Albany Plan of Union • The Albany Plan of Union was a plan to place the British North American colonies under a more centralized government. The plan was adopted on July 10, 1754, by representatives from seven of the British North American colonies. Although never carried out, it was the first important plan to conceive of the colonies as a collective whole united under one government.
French and Indian War • The French and Indian War (1754–1763) was the North American chapter of the Seven Years' War. The name refers to the two main enemies of the British: the royal French forces and the various American Indian forces allied with them. The conflict, the fourth such colonial war between the kingdoms of France and Great Britain, resulted in the British conquest of all of New France east of the Mississippi River, as well as Spanish Florida. The outcome was one of the most significant developments in a century of Anglo-French conflict. To compensate its ally, Spain, for its loss of Florida, France ceded its control of French Louisiana west of the Mississippi.
French and Indian War • Treaty of Paris (1763) The Treaty of Paris in 1763 ended the French and Indian War and forced France to relinquish to Great Britain all her lands extending westward to the Mississippi River.
Personalities of the French and Indian War • William Pitt • William Pitt, 1st Earl of Chatham PC (15 November 1708 – 11 May 1778) was a British Whig statesman who achieved his greatest fame as Secretary of State during the Seven Years' War, as known in Great Britain and Canada (known as the French and Indian War in the U.S.A.) and who was later Prime Minister of Great Britain.
Personalities of the French and Indian War • George Washington • In 1754, Dinwiddie commissioned Washington a lieutenant colonel and ordered him to lead an expedition to Fort Duquesne to drive out the French. Washington and his troops ambushed a French scouting party of some 30 men, led by Joseph Coulon de Jumonville. Washington and his troops were overwhelmed at Fort Necessity by a larger and better positioned French and Indian force. The terms of surrender included a statement that Washington had assassinated Jumonville after the ambush. Washington could not read French, and, unaware of what it said, signed his name. Released by the French, Washington returned to Virginia, where he was cleared of blame for the defeat, but resigned because he did not like the new arrangement of the Virginia Militia. • In 1755, Washington was an aide to British General Edward Braddock on the ill-fated Monongahela expedition. This was a major effort to retake the Ohio Country. While Braddock was killed and the expedition ended in disaster, Washington distinguished himself as the Hero of the Monongahela.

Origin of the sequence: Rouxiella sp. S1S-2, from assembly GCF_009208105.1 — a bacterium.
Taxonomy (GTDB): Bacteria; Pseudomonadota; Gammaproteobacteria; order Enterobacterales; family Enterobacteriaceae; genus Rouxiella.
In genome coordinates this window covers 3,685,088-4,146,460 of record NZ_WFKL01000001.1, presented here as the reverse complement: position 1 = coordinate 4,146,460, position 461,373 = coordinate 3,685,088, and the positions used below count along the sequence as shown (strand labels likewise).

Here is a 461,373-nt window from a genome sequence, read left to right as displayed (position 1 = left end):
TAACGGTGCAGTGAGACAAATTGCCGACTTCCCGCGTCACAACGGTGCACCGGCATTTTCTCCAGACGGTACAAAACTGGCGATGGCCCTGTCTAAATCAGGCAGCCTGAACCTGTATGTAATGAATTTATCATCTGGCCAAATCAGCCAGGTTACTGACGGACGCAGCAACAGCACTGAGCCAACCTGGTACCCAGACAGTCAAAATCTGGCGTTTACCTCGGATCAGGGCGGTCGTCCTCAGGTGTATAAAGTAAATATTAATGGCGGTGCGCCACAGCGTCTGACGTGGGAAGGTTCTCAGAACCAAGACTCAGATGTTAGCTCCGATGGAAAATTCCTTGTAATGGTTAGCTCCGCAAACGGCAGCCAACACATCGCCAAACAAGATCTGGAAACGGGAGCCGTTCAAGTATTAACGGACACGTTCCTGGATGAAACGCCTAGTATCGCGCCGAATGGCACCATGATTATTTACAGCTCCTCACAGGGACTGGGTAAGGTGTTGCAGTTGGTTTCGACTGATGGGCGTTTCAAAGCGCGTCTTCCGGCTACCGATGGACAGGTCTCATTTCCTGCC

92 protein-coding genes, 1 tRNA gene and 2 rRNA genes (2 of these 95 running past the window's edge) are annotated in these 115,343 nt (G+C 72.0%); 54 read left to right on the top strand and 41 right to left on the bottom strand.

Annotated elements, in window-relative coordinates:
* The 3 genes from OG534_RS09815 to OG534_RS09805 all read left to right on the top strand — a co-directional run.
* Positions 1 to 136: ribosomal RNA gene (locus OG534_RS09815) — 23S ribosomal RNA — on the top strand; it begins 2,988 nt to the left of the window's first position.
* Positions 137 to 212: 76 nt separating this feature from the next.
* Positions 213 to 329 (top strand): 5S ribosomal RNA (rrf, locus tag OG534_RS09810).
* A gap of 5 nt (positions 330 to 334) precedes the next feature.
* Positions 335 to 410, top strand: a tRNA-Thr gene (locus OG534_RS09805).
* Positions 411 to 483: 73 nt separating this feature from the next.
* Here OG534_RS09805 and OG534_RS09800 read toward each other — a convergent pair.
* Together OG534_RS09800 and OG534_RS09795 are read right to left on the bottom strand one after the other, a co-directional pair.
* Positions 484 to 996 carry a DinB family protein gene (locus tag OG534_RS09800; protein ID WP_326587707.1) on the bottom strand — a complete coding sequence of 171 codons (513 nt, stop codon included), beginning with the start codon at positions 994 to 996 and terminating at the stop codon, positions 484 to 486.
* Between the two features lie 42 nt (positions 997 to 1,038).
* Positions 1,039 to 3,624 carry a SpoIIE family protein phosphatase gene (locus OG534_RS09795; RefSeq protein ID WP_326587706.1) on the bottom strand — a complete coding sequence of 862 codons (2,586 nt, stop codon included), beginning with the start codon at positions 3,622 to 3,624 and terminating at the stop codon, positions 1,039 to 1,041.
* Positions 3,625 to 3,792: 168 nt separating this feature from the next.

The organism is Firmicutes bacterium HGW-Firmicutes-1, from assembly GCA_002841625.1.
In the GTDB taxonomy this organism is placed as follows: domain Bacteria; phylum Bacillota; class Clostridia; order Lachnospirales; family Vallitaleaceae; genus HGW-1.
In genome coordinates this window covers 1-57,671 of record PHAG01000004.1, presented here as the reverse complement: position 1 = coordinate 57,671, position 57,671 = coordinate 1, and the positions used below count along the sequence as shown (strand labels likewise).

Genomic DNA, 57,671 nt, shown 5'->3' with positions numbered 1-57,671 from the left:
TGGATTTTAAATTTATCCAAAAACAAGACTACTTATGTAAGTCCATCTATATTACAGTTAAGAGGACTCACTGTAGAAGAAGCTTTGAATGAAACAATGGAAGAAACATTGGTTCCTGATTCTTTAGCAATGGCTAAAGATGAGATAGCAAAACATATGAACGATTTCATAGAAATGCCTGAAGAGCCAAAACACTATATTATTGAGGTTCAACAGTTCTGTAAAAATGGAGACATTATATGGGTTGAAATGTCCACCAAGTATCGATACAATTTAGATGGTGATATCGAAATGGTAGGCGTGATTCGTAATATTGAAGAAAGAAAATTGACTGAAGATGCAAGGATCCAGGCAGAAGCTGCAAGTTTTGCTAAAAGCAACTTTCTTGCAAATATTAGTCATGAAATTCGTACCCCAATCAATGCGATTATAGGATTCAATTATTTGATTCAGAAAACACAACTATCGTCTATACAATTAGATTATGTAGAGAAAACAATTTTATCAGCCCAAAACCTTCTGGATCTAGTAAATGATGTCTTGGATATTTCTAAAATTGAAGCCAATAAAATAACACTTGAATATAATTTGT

Personalities of the French and Indian War • General Edward Braddock • Lord Jeffery Amherst
Battle of Quebec • The Battle of the Plains of Abraham, also known as the Battle of Quebec, was a pivotal battle in the French and Indian War, the North American theatre of the Seven Years' War. The confrontation, which began on September 12, 1759, was fought between the British Army and Navy, and the French Army, on a plateau just outside the walls of Quebec City. The battle involved fewer than 10,000 troops between both sides, but proved to be a deciding moment in the conflict between France and Britain over the fate of New France, influencing the later creation of Canada. • The culmination of a three-month siege by the British, the battle lasted less than an hour. British troops commanded by General James Wolfe successfully resisted the column advance of French troops and New French militia under Marquis de Montcalm. Both generals were mortally wounded during the battle; Wolfe died on the field and Montcalm passed away the next morning. In the wake of the battle, France's remaining military force in Canada and the rest of North America came under increasing pressure from British forces. Within four years, nearly all of France's possessions in eastern North America would be ceded to Great Britain.
Proclamation Line of 1763 • In the fall of 1763, a royal decree was issued that prohibited the North American colonists from establishing or maintaining settlements west of an imaginary line running down the crest of the Appalachian Mountains. The proclamation acknowledged that Native Americans owned the lands on which they were then residing and white settlers in the area were to be removed.